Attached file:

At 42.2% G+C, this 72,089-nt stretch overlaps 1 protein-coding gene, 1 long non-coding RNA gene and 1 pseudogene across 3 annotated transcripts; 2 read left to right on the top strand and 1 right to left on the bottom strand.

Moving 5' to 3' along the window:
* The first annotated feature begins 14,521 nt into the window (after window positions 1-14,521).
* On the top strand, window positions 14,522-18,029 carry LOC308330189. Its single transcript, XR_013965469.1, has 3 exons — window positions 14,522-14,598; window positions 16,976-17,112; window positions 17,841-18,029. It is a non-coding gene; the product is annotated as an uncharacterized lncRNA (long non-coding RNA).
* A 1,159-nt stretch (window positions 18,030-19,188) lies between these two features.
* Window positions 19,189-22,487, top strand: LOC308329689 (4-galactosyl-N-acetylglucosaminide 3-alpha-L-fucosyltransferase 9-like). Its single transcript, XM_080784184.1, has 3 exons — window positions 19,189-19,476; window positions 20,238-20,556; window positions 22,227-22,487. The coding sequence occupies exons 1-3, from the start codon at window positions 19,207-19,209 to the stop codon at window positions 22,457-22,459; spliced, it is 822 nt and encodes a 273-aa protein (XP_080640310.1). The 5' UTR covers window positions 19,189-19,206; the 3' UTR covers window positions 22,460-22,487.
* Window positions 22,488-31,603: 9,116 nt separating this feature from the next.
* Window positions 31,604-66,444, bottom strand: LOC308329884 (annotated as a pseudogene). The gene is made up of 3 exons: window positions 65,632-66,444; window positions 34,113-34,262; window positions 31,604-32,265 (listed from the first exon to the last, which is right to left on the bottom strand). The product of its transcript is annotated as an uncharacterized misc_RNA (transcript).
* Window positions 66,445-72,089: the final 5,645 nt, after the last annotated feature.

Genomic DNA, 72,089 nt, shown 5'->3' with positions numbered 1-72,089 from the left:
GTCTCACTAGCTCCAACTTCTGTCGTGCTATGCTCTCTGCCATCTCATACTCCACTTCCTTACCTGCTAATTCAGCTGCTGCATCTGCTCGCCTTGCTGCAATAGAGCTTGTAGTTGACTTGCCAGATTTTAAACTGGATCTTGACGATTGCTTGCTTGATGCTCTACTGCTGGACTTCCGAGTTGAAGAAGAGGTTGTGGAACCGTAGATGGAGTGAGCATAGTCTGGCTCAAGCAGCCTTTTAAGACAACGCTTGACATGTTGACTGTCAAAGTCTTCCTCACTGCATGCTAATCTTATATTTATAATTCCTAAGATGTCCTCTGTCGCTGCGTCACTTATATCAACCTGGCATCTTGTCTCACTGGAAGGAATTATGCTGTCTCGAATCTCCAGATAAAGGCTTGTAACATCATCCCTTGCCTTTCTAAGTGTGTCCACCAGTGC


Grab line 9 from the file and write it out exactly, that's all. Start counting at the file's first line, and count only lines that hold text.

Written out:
* Window positions 66,445-72,089: the final 5,645 nt, after the last annotated feature.